I use a QNAP NAS device, which uses Twonky as its music-server management software. Twonky at first proved a bit problematic with the MiND, so I enlisted the help of Simaudio’s marketing and public relations manager, Lionel Goodfield. In discussions with him, I learned that Simaudio had designed the MiND from the ground up, and in doing so chose to build their own operating software rather than adapt or use someone else’s. To date, Simaudio has yet to complete this software; in the interim, they recommend using Asset UPnP (available from dBpoweramp.com for around $30). This isn’t to say that the MiND won’t work with Twonky; it will -- it just takes a little more configuration time, and you probably won’t be able to use some of the advanced search and sort features available with Asset. Choosing to go the Asset route, I installed it on my laptop, which the MiND’s control app easily recognized.
Assessing the overall performance of a streamer is not akin to doing the same for most other audio products. Streamers are judged on more than just build and sound quality. In fact, what often sells a streamer is its control app, ease of use, and file accessibility. Focusing first on the latter, the MiND is DLNA 1.5 compatible, and supports gapless playback of WAV, FLAC, FLAC HD, AIFF, AAC, ALAC, MP3, WMA-9, and OGG Vorbis files. It also supports vTuner radio, and can play files of resolutions up to 24-bit/192kHz through any of its connected digital outputs; its wireless operation is limited to 16/48.
I found the MiND’s control app -- currently available only for iPhone, iPad, and iTouch devices -- to be very well laid out and intuitive to use. (I’m told that an Android version is on its way, but no ETA could be confirmed at the time of this review.) On opening the app, I was greeted with a Zone screen that let me select the appropriate MiND device to use -- you can use as many such devices as your system has zones. Pressing the Edit button at the top of the Zone screen accesses the setup menu, where you can view the current configuration of your MiND on the network, make changes to security protocols, change the name of each MiND device in your home, and save a password.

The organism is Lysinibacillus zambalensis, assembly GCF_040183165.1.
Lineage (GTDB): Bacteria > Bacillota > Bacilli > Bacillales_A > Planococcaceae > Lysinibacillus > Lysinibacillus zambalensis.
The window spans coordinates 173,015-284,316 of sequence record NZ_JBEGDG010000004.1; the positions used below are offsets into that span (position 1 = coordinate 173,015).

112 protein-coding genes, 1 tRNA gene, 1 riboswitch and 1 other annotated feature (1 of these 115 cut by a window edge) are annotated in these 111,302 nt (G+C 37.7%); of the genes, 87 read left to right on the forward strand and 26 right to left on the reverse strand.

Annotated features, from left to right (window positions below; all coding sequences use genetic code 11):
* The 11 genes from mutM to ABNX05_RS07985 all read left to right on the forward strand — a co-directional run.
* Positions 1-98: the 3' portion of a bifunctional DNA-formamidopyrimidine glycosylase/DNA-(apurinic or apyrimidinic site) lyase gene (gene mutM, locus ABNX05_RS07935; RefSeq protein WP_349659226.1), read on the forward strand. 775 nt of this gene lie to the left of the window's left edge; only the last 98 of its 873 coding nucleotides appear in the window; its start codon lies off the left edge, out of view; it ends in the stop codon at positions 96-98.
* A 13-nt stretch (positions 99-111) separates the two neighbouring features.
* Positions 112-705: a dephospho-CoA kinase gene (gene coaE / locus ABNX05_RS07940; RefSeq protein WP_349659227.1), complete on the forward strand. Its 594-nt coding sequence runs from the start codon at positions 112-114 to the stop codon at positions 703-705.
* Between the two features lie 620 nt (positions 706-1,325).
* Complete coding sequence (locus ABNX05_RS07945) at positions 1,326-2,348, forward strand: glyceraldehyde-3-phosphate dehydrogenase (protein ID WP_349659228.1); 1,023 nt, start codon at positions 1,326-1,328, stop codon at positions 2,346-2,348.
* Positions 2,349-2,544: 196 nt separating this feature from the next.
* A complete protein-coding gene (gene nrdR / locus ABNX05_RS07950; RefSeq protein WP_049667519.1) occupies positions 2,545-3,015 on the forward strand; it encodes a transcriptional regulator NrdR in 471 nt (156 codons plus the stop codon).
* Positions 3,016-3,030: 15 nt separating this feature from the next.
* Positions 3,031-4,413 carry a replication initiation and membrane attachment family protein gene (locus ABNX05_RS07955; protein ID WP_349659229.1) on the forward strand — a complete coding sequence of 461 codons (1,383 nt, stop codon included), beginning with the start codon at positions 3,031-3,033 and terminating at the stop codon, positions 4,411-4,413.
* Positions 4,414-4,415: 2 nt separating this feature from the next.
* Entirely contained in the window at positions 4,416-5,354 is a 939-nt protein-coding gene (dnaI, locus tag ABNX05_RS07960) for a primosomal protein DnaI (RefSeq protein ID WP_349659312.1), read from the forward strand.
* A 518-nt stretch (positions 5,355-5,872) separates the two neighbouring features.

The control app configured, the Zone screen -- after the MiND has located all of your libraries on your network -- automatically changes to the Playback screen. At the top of this is a Library button, with which you can select the library you want to access.
The Playback screen also provides you with a plethora of views, including Artist/Album, Artist, Title, Composer, and More, the last granting access to advanced search options such as Genre, Bit Depth, Playlists, Tracks, Folder, and others, depending on the network operating software you use.
For the most part, the MiND’s control app was responsive and performed flawlessly. Accessing music through any of the standard buttons, such as Artist or Artist/Album, proved fast and reliable, consistently loading the correct album artwork and tracks with a refresh time of two seconds or less. Digging deeper into the custom search options was downright fun -- the search options are almost endless. Unfortunately, using these advanced options can result in longer search times, depending on your networking software, and occasionally caused the app to stumble. Delays of up to ten seconds to locate the requested track and metadata were not uncommon, and if another button was pushed while waiting -- such as Back, to prompt a refresh -- I found that the app could go into lockup or shut down all together. These problems were addressed in a recent firmware update, and have been all but eradicated.